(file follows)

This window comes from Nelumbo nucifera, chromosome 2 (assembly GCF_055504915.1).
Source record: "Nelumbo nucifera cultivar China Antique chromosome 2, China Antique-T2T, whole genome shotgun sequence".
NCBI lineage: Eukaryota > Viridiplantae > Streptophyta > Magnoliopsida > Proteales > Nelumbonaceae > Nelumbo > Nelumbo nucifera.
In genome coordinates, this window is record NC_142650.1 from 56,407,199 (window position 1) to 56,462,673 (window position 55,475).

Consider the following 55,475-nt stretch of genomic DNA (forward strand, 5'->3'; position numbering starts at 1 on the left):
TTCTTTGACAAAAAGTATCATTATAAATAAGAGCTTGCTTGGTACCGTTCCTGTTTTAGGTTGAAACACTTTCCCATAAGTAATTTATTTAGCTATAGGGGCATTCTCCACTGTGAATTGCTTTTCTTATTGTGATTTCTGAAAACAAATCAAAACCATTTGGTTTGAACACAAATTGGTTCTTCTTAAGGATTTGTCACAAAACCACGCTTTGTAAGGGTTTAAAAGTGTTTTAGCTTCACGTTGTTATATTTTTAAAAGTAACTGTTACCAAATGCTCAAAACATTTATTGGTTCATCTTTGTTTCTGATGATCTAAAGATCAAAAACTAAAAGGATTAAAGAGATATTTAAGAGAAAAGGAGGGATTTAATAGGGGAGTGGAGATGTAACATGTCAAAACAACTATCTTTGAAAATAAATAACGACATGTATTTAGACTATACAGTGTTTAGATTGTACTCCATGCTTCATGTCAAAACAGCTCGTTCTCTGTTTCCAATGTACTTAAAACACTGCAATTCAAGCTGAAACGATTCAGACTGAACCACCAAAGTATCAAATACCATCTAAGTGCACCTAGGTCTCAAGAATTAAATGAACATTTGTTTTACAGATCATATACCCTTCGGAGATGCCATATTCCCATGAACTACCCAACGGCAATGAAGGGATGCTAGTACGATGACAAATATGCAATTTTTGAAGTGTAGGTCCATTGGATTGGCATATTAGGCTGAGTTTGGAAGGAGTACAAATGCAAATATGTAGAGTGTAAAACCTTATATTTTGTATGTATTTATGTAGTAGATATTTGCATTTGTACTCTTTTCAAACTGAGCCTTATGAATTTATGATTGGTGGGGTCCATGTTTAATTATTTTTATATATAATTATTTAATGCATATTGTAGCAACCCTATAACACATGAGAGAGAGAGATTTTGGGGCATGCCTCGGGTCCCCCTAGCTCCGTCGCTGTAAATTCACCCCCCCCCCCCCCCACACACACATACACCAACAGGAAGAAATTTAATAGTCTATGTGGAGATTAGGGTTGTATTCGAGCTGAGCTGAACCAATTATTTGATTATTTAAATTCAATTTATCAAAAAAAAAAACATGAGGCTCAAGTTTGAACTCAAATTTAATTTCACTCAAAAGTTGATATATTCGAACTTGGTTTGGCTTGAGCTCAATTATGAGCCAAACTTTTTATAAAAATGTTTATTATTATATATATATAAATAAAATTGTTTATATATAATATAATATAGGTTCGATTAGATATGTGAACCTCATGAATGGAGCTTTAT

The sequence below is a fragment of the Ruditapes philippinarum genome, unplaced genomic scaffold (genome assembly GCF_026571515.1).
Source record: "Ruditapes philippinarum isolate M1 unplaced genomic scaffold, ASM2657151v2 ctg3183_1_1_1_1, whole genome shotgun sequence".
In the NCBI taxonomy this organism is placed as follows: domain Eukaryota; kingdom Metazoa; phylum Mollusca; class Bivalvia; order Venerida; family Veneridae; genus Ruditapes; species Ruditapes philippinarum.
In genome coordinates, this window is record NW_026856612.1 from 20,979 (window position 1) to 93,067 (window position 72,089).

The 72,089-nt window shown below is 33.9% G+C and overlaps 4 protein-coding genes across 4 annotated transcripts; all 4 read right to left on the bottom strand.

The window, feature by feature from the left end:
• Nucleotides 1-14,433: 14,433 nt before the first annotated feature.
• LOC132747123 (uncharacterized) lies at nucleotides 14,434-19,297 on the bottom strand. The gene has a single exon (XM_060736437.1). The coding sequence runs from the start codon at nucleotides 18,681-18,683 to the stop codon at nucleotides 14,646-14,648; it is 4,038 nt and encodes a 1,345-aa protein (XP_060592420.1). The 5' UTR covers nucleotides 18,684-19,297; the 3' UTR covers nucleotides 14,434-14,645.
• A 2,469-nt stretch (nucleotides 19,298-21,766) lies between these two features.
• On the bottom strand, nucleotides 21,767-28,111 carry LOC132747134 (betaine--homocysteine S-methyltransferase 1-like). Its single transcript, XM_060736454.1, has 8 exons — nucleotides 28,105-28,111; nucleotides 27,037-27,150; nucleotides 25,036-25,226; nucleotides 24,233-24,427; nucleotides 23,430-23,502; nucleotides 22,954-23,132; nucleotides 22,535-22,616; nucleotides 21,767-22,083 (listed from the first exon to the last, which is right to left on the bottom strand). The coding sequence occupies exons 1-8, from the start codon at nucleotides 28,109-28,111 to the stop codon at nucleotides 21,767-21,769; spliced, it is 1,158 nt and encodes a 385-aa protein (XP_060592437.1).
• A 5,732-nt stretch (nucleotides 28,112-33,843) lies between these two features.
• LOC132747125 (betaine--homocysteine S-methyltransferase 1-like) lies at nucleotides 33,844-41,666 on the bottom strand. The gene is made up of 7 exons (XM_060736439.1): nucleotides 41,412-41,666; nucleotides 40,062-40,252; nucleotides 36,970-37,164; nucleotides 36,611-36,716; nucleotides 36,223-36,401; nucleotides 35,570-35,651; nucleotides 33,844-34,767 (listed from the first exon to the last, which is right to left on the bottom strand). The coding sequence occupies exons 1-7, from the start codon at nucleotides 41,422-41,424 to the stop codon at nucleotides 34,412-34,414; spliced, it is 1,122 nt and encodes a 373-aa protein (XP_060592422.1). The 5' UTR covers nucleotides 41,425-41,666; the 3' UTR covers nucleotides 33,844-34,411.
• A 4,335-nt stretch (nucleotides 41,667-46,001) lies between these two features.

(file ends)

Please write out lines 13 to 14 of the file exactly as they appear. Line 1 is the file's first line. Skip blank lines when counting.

• Nucleotides 1-14,433: 14,433 nt before the first annotated feature.
• LOC132747123 (uncharacterized) lies at nucleotides 14,434-19,297 on the bottom strand. The gene has a single exon (XM_060736437.1). The coding sequence runs from the start codon at nucleotides 18,681-18,683 to the stop codon at nucleotides 14,646-14,648; it is 4,038 nt and encodes a 1,345-aa protein (XP_060592420.1). The 5' UTR covers nucleotides 18,684-19,297; the 3' UTR covers nucleotides 14,434-14,645.